April 23, 2013

And so it goes, again.

Segev plays a faux recovery on Saturday

I was up last night, more than usual, tense and at the ready as usual since Segev is once again sick,  but surprisingly not upset . His lungs again (for a full description see Segev’s facebook page).

I would not be surprised if you were to find it a reasonable thing if I tell you that I have thought of Segev’s end a thousand times. But the truth is, I have never thought about it. Never think about what will be after Segev either. We are in the fight, quite simple.
I’m not certain when the big double pneumonia will come along that will be too much as is the case for many, many children, who like Segev are multi-complex disabled, medically fragile and, significantly, suffer from Ohtahara syndrome.

Back in 2005 when Segev’s bowel ruptured while the hospital waited too long to address a complete blockage in three places, due to adhesions which had formed as a result of the previous year’s surgery to place a g-tube for feeding, after the massive blood loss and transfer to another hospital’s PICU where Segev remained in critical condition, twice being revived on the operating table, and we were given ‘less than 50% chance’ that he would survive, he pulled through and was transferred back to the original Hospital. There we stayed for another two weeks, Segev waking up after ten days in coma, but despite three antibiotics, one intravenous and two through the g-tube, his temperature would not drop below 37.7 C, while his normal level had always been 36.6 C. That rise in base temperature, by the way,  stayed with him for the next six years.
I began to worry that he might develop sepsis despite the heavy regimen of antibiotics since after his small intestine burst in three places the entire content of his bowels washed out into his abdominal cavity. Cultures taken remained positive for pseudomonas aerigunosa after ten days, which only strengthened my fears.
I researched whether there were clinical signs or laboratory markers which could be tested for to determine if he was developing sepsis and at the time found a particular large scale research which was done in the emergency department of a children’s hospital where they looked for biomarkers to associate with children who were either suspected to have or known to be in sepsis.
So this was a real world scenario, actual children who were actually sick, many of them in life threatening condition. They did find significant specificity in the immature-to-total neutrophil ratio (ITR). Those with suspected sepsis (sepsis was regularly a diagnosis of elimination rather than cut-and-dry) that went on to develop sepsis had a particular range within the ratio and especially those with confirmed sepsis were in this range.
I requested the latest results for Segev and saw that he was in the lower end of the “danger zone” of the ratio so I went to the chief pediatrician, who specializes in infectious disease and who I had known for years as my children's doctor, and cautiously presented him with my concerns, citing the research, that perhaps the chosen antibiotics were not doing the job, or that another mechanism was at work that needed to be investigated. He looked at me, put his hand on my shoulder, smiled like I was a confused five year old and said, “That’s in theory, in books, not in the real world”. Boy, was I reassured!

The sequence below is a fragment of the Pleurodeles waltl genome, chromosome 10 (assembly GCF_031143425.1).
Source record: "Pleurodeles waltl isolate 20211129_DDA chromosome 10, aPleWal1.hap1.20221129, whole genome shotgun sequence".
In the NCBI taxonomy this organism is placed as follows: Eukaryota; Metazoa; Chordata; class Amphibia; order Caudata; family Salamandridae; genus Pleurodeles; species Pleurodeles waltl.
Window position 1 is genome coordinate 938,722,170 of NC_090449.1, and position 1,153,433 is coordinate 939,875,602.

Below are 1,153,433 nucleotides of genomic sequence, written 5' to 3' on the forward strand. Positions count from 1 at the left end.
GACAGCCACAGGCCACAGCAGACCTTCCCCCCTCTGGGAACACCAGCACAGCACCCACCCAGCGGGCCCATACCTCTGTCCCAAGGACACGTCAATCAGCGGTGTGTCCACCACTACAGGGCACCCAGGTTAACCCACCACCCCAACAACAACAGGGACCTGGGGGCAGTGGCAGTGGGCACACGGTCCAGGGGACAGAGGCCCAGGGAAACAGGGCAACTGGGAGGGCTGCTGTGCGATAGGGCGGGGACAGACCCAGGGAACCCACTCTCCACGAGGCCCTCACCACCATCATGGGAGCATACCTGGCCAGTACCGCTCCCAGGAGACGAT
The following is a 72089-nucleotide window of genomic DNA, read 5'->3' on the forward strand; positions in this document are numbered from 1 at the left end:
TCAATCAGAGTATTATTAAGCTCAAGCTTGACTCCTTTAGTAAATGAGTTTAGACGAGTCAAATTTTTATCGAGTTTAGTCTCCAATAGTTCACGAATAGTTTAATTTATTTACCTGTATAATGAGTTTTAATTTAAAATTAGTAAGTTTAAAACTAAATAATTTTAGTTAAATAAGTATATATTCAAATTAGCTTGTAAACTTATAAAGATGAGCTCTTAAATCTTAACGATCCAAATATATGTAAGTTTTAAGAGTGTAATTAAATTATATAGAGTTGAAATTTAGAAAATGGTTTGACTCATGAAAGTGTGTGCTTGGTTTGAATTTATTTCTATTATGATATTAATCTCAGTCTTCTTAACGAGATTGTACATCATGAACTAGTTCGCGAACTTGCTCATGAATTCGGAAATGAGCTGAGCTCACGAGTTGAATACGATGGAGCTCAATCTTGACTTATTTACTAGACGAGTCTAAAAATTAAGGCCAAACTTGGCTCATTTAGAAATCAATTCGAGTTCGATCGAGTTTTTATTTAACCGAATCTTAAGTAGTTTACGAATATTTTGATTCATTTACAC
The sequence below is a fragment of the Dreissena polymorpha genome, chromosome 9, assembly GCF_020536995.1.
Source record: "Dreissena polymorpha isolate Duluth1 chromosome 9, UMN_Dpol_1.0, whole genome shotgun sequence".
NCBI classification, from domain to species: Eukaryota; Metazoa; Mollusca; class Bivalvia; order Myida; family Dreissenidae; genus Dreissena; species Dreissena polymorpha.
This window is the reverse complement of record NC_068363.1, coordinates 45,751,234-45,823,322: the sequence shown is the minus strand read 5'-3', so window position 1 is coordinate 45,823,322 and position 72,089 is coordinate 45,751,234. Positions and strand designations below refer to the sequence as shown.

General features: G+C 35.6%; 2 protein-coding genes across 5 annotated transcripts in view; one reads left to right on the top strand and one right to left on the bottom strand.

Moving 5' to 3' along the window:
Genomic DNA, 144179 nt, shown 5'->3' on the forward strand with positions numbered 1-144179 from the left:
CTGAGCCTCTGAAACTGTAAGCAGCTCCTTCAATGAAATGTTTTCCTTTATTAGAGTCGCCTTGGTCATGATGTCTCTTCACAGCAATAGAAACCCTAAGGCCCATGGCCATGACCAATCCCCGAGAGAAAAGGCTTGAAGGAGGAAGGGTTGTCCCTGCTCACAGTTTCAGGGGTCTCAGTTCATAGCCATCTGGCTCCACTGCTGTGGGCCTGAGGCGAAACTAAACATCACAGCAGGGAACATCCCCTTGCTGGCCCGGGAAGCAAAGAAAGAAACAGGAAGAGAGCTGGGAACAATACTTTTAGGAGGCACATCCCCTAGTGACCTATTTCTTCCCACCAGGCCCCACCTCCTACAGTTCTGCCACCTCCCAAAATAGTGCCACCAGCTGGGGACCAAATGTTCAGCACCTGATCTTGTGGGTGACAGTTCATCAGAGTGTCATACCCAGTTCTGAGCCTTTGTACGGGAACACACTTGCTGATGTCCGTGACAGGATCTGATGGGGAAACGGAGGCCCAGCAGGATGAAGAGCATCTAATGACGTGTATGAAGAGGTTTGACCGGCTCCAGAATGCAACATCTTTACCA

Segev’s treatment continues, to the best of my ability, and I immediately sent his mother to the clinic with a sample of phlegm to rule out either pseudomonas or klebsiella, both of which colonized his lungs years ago, in case they are present in sufficiently obvious amounts to warrant antibiotics. The antibiotics are just sufficient in Segev's case as to allow his body to regain the semblance of balance and continue to fight another day.
Unfortunately I did not have a pre-sterilized cup at the ready for the sample; these things require proper organization and with the complex medical needs of my son there is always one small yet crucial detail that slips through the cracks. So I sterilized as best as possible a new out of the box medical measuring cup and deposited the suctioned phlegm in there. Unfortunately upon arriving at the clinic and asking for the official sterile cup to transfer the sample to, the technician asked ‘where is the sample then?’, and his mother showed her. This resulted in her stating protocol does not allow her to accept it. Without questioning Segev’s mother disposed of the (sealed) sample.

On the phone she told me what had transpired. Seething, I asked to speak to the technician, who I have known for 15 years and began to explain that while protocol has its reasons, waiting until tomorrow to give another sample (the lab accepts only until 10.00am) would mean going the entire weekend without knowing if he needs antibiotics and that could result in hospitalization. She tried to explain to me how contamination of specimens works (really?) but I countered that the second a person places their hands on the container and unscrews the lid, fingers touching the edges of the cup, could equally result in contamination. As well, that since the colonization was a known entity with Segev only those two culprits would be relevant and likely to multiply to numbers significant enough to show up on the test. She accepted my reasoning and hopefully will have results before the physician closes shop for the weekend, Friday morning.
And so it goes.

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